The objective of this study is to employ the existing data on the mechanical characterization of the transversely isotropic granite to estimate the skeletal compressibility of the granite and to use XRD (X-ray diffraction) studies of the mineralogical composition of the Grimsel granite to estimate the compressibility of the solid phase composing the porous fabric.

The Grimsel granite sample taken from the PRP1 borehole, with a diameter of 110 mm and a length of 240 mm. The nominal planes of
stratification are inclined at about 50

The fabric of the Grimsel granite is indicative of a transversely isotropic material

We point out that the Poisson's ratio is generally defined as

Due to the isotropic behaviour in the

The skeletal bulk modulus for the transversely isotropic elastic material can be expressed in the form

In terms of the elasticity parameters that are applicable to the direction normal to the planes of stratification (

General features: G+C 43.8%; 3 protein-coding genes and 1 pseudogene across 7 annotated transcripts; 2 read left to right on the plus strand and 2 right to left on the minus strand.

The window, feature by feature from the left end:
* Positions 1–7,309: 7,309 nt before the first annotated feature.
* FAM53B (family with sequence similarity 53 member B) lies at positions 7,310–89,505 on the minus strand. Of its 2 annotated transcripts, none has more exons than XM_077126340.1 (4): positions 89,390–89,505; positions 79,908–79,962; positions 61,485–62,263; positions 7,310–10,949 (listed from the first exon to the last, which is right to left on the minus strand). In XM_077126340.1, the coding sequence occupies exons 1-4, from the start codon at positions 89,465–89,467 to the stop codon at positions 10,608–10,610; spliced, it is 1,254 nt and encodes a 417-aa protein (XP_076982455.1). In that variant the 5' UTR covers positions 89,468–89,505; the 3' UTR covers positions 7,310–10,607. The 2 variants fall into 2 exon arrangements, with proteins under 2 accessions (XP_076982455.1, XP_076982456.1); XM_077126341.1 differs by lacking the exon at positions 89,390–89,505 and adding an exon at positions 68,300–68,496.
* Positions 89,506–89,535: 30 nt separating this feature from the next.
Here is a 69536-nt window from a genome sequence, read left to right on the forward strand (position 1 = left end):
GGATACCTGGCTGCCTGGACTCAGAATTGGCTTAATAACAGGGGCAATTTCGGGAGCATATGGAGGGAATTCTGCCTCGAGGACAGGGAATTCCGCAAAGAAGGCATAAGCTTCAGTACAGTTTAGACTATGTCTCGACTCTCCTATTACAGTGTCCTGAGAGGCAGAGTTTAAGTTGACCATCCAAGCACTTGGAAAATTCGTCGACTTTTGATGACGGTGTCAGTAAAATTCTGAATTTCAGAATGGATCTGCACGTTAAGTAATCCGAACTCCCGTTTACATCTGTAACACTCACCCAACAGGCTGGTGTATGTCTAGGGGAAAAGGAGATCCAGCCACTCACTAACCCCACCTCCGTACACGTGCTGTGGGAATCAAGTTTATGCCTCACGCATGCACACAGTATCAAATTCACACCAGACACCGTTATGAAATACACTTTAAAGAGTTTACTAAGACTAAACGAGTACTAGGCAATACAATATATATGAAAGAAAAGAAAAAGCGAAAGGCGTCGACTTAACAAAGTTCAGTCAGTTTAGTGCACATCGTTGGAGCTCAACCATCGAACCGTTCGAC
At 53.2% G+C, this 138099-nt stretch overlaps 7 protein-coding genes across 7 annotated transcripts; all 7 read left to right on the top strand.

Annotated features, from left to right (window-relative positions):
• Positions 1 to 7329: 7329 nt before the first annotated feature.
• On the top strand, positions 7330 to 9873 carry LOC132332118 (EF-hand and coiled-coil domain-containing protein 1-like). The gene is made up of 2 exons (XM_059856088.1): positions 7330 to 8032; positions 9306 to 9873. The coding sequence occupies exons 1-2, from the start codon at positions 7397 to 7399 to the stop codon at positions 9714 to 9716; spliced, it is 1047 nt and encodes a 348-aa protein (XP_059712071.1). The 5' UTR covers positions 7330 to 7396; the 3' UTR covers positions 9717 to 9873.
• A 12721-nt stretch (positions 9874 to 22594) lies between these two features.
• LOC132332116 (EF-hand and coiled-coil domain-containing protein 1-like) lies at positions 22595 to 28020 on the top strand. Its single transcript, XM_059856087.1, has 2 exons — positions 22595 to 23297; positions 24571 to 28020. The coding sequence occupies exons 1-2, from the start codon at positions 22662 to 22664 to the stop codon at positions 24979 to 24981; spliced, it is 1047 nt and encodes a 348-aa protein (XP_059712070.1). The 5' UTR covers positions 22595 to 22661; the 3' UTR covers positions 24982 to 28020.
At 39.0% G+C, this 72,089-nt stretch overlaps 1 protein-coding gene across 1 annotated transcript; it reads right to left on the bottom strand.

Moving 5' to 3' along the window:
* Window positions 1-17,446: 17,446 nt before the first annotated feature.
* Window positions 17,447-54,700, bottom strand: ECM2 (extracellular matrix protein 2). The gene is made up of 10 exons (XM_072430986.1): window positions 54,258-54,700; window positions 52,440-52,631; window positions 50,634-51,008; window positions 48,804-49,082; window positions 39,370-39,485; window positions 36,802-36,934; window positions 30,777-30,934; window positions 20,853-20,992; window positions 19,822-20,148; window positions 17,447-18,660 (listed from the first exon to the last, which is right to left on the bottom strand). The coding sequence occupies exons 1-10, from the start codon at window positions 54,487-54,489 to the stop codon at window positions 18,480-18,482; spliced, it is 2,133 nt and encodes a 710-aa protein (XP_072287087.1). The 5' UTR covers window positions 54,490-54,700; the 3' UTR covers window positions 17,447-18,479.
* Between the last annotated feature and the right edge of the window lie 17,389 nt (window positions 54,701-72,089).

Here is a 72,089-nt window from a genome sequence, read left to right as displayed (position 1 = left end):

In the limit of material isotropy,

The estimation of the skeletal bulk modulus of the Grimsel granite can be attempted provided that the elasticity constants applicable to either an isotropic fabric or a transversely isotropic skeletal elastic behaviour can be identified. The geomechanical investigations of the granitic rocks at Grimsel have ranged from the estimation of the deformability and strength characteristics of the rock to the assessment of the in situ stress state. The interpretation of the available data for estimating the

Mineralogical composition of the Grimsel granodiorite (Gr-Gr)
(After

Mineralogical composition of the FEBEX granite
(after

The skeletal compressibility is also an important parameter in the interpretation of transient hydraulic pulse tests for estimating the fluid transport properties of low-permeability materials including granite and argillaceous limestones

The elasticity parameters were inferred through a computational back analysis of the overcoring technique; these authors also provide a comparison with the results obtained by

The majority of the studies focusing on the evaluation of the deformability characteristics of the Grimsel granite deal with isotropic elastic modelling. The possible influences of either elastic anisotropy or elastic transverse isotropy were addressed in the earlier study by